First off, I feel more confident, just because we’ve all become more used to it.
(GF=Gluten Free. CF=Casein Free)
I’ve learned that GF for autism is different from GF for celiac disease. For celiac it’s necessary to be extremely vigilant and watch for even the most minute traces of gluten. For autism, we’ve found that miniscule amounts don’t really make much difference one way or the other. That teeny tiny bit of leeway makes it much easier to maintain our budget too. For instance I don’t have to buy the specialty GF cornflakes, I can but the regular ones which have some malt in them. Malt is usually derived from barley which contains some gluten. Regular cornflakes would be out of the question if we were battling Celiac, but with autism, regular cornflakes don’t appear to cause any reaction, at least in my kids. Like with all things though, Your Mileage May Vary (YMMV). I’ve also found that small amounts of soy sauce that contains wheat doesn’t seem to cause a reaction, I wonder if it’s because the soy sauce is brewed or fermented and that somehow the gluten properties are changed through the fermentation process. I have no proof or anything, just my own pondering. Since wheat-free soy sauce is cheap and widely available (Kroger Brand) I use wheat-free at home, but if we get fried rice out in public, then we don’t worry too much about where the soy sauce came from, because we know that tiny amounts won’t be any problem.
According to their labels, some foods are processed in factories that also process wheat or dairy products. There is a chance of cross contamination. For the most part, I don’t worry about cross contamination. I did once find a few milk chocolate chips in the bag of semi-sweet chocolate chips, but I simply removed them (they were a lighter color) and continued on with the rest. It wasn’t a problem. As long as the product I’m buying doesn’t contain any of the offending products in the ingredient list I trust the Lord when it comes to cross contamination. Non-Christians may find that difficult to understand, but it’s simply a normal part of the Christian lifestyle. Trust God with the stuff I can’t control, cause really He is in charge of all of it anyway. It’s a comforting way to look at the world.
We’ve developed a method for the kids to identify what they can and can’t eat, that’s pretty easy for them and I find it helpful too. We had trouble explaining to them that some foods they could eat in very small amounts and it would be still be okay, but other foods they shouldn’t eat at all, ever and then others were fine to eat in unlimited quantitites. We finally hit upon the Traffic Light: Red light, Yellow light and Green light.
Some foods are Green Light Foods. They can be eaten as much as desired and there is no need to worry about them. Fresh fruits, vegetables, Rice, Corn, Oats, plain meats, plain beans, soy milk, potatoes and others.
Some foods are Yellow Light. These can be eaten in small servings such as french fries from Fast Food stores (they often have small amounts of wheat added to them), Dark Chocolate (some has small amounts of milk and some do not. It’s not always convenient to read the label when out with friends, so choose dark chocolate, and you’re better off than eating milk chocolate.) Soy yogurt cultured with dairy based bacteria. Heavy Cream & Real Butter (they’re mostly fat, and fat doesn’t have any protein in it, thus no casein) And lots of others.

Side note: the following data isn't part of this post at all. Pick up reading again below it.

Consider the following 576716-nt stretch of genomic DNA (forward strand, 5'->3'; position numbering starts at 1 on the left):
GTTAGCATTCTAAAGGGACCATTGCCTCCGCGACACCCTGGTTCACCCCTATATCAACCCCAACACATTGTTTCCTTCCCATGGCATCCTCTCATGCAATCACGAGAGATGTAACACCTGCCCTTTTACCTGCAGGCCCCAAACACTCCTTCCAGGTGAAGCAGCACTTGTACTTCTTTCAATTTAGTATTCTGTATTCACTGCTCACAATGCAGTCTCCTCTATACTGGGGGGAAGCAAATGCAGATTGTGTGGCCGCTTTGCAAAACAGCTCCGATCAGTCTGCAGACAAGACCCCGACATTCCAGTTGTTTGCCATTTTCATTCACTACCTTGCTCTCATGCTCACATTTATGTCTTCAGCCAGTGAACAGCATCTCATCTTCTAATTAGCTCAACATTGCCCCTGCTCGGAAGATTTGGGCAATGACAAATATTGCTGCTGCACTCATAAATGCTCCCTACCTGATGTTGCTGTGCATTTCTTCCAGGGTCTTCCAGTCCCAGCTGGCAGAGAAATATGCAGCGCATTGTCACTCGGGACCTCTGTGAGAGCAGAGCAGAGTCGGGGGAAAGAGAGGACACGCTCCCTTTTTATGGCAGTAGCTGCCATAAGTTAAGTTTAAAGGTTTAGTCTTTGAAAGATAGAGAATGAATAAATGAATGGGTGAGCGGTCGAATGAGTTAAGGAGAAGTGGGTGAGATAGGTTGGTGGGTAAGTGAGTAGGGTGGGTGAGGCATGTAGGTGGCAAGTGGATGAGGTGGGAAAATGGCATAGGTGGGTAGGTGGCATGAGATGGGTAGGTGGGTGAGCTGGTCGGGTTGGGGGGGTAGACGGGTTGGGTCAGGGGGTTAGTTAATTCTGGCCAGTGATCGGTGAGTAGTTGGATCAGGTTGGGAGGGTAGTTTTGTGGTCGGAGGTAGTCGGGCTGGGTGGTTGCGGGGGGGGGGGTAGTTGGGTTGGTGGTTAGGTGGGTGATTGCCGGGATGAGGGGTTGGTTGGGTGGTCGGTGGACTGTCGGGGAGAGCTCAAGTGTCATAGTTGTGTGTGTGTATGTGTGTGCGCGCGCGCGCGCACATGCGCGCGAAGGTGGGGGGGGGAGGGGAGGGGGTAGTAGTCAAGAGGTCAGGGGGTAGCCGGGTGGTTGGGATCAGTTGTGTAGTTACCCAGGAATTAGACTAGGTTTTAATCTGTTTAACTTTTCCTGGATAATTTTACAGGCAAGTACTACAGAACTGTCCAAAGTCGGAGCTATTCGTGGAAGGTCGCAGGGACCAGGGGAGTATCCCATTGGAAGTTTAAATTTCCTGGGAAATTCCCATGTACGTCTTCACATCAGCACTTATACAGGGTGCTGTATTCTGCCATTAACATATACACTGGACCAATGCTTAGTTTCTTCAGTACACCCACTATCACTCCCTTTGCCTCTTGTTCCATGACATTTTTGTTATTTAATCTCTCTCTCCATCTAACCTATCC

Finally are the Red Light Foods. These are not eaten at all, ever, except on Christmas. And even then, it’s okay to refuse them. Except if you must eat them, it can only be on Christmas. These foods include flour, cheese, milk, ice cream, and the regular offenders.
This method of identifying foods has been a huge blessing on us. Asperger’s kids like everything to be in tidy boxes in their thought processes. Giving the kids 3 boxes to mentally divide thier food choices into has helped them be able to eat in the world and to make their own choices at pot lucks and family gatherings and restaurants. AS a matter of fact, the whole Traffic Light concept has made them much easier to feed and empowered them to take more control over their own diets. I find myself using it too, for high calorie and low calorie foods. Being allowed yellow light foods, in small portions makes a diet much easier to customize. Some days we don’t eat any yellow light foods, and other days, entire meals may be made up of yellow light foods (like fast food meals out with friends)
Altogether I am very satisfied with this diet and plan to stay on it forever and ever until we’re dead. I admit to not following it as faithfully as my kids have, especially over Christmas (ugh!) but day in and day out we all eat the same foods and the stress level in our home has really diminished with these dietary changes.
I’m open for questions now. If anyone has any, please feel free to ask. I’ll answer them as best I can.
Oh, and one final note, thanks so much to everyone who is praying for my cousin Christina and special thanks for all the comments on her blog. I cannot even express my gratitude, it means so much that yall are so willing to offer your support, strength and hope. Hugs & Love all around.